Dimas Castellano, 5 December 2016 — The majority of analysts looking at the change of direction which may be experienced in the relations between Cuba and the United States, following the 8th of November elections, have concerned themselves solely with the policies on Cuba to be pursued by the new occupant of the White House, ignoring the fact that these are bilateral relations.
Their forecasts range from those who consider that Donald Trump will fulfill his electoral promise of going back on Barack Obama’s policy, up to the possibility of an improved understanding with the Cuban authorities. In nearly all cases, the emphasis is on what the new President will do, as if the Cuban side of things had nothing to do with what could happen from next 20th of January onwards. Continue reading “Donald Trump, Cuba, and the Example of Vietnam / Dimas Castellano”
A retrospective analysis of relations between the two administrations indicates otherwise. Taking into account the fact that the Cuban people don’t have human or political rights to influence that process, and that the weakness of the emerging civil society makes it difficult for it to take the role of an opposition, the analysis has to limit itself to intergovernmental relations.
Appealing to electoral populism is one thing, and leading the greatest power in the world is another. Setting back the development in re-establishing relations during Barack Obama’s presidency will be extremely difficult. The institutionalisation of public powers, the existence of diverse sectors with interests in our island, and regional interests in the face of incursions by other powers, will hinder it. In those conditions the President-elect could limit of eliminate some things, but he could not nullify everything, because it would affect his country’s own interests.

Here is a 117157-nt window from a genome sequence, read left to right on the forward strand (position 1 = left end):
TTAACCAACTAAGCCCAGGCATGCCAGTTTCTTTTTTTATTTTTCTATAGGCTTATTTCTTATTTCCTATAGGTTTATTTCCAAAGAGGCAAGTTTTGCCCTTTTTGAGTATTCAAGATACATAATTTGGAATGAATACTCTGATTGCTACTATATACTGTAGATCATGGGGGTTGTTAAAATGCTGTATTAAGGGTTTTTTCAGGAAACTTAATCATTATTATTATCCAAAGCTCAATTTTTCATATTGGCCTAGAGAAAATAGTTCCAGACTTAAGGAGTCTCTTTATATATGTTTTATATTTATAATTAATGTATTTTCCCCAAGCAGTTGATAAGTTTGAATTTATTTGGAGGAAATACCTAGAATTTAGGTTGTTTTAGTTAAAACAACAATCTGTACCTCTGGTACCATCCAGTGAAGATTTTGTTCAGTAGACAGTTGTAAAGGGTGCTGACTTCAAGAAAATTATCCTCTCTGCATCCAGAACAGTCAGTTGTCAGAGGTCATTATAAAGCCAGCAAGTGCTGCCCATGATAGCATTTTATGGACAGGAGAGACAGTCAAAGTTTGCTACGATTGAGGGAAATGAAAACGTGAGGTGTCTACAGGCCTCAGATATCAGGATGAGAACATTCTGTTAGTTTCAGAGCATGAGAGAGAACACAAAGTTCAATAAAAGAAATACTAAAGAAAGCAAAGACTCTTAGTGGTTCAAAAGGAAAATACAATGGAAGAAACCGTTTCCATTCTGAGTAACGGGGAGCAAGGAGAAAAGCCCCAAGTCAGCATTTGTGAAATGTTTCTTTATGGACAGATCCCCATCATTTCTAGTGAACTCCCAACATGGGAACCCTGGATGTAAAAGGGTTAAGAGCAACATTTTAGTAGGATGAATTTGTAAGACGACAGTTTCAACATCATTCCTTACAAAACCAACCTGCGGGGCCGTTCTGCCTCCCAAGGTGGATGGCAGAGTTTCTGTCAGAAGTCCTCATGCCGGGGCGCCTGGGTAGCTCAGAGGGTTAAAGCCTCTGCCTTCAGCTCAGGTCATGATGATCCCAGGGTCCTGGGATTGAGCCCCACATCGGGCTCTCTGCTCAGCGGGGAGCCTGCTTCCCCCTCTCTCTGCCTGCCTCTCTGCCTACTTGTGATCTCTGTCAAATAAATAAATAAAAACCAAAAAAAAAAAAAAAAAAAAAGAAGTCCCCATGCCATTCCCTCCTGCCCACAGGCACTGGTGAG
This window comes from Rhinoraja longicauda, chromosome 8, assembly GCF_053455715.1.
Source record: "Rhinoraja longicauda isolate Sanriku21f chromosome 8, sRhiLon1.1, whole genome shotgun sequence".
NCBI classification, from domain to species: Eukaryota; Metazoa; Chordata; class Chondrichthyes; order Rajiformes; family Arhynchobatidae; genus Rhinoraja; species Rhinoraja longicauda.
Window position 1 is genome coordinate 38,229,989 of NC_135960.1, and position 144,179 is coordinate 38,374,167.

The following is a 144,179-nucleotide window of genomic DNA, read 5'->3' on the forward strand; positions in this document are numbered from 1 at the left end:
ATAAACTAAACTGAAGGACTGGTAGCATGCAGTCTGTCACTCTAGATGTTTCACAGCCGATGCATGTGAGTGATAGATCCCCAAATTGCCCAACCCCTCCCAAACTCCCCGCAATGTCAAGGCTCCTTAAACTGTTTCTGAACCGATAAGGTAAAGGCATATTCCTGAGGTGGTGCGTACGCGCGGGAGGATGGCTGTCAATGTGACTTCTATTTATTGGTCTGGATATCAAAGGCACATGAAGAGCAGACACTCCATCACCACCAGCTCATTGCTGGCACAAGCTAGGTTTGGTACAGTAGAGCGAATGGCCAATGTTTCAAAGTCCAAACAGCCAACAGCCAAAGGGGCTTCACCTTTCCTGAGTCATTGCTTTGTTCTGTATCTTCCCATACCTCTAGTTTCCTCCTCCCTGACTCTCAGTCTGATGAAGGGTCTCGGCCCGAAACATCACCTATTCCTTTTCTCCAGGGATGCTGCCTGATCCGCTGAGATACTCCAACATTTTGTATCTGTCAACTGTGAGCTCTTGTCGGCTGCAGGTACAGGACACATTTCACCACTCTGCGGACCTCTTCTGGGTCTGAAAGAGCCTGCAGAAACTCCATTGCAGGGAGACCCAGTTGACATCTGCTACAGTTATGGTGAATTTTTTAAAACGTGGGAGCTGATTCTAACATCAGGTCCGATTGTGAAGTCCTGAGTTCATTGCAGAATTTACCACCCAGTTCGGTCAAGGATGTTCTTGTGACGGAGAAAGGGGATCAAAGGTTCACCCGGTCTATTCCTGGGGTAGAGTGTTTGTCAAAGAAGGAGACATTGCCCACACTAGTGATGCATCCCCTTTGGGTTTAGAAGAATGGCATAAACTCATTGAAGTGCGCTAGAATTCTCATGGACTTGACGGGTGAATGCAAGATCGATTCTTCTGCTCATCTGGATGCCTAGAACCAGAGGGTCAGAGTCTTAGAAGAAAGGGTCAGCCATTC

The re-establishment of diplomatic relations between Cuba and the United States – the most important political act since the 1959 revolution – responds to the interests of both nations. The supposition that Trump constitutes a threat to the relations which the Barack Obama administration succeeeded in moving forward is one side of the coin. The brake applied by the Cuban government to the advances is the other side.
The obstinate obsession with dragging everything into public ownership, centralised production, and the absence of liberties for Cubans, are among the principal causes of the crisis in which Cuba finds itself. The Obama administration’s policy offered an opportunity for change, which was missed by the Cuban side, to remove internal obstacles in the country. Therefore, along with the potential risk represented by the Trump administration, there is the real negative in the form of a Cuban government lacking the necessary political will to face up to the present situation. An insoluble contradiction consisting of changing and at the same preserving power.
Fidel Castro’s thesis that “Cuba already changed, in 1959,” produced a more pragmatic vision than General Raúl Castro’s one of “changing some things to hold onto power.” The measures implemented to that end over eight years have not brought about the desired result. Instead, they have revealed the unviability of the model and the depth of the crisis, in the face of which the only way forward is implementing major reforms.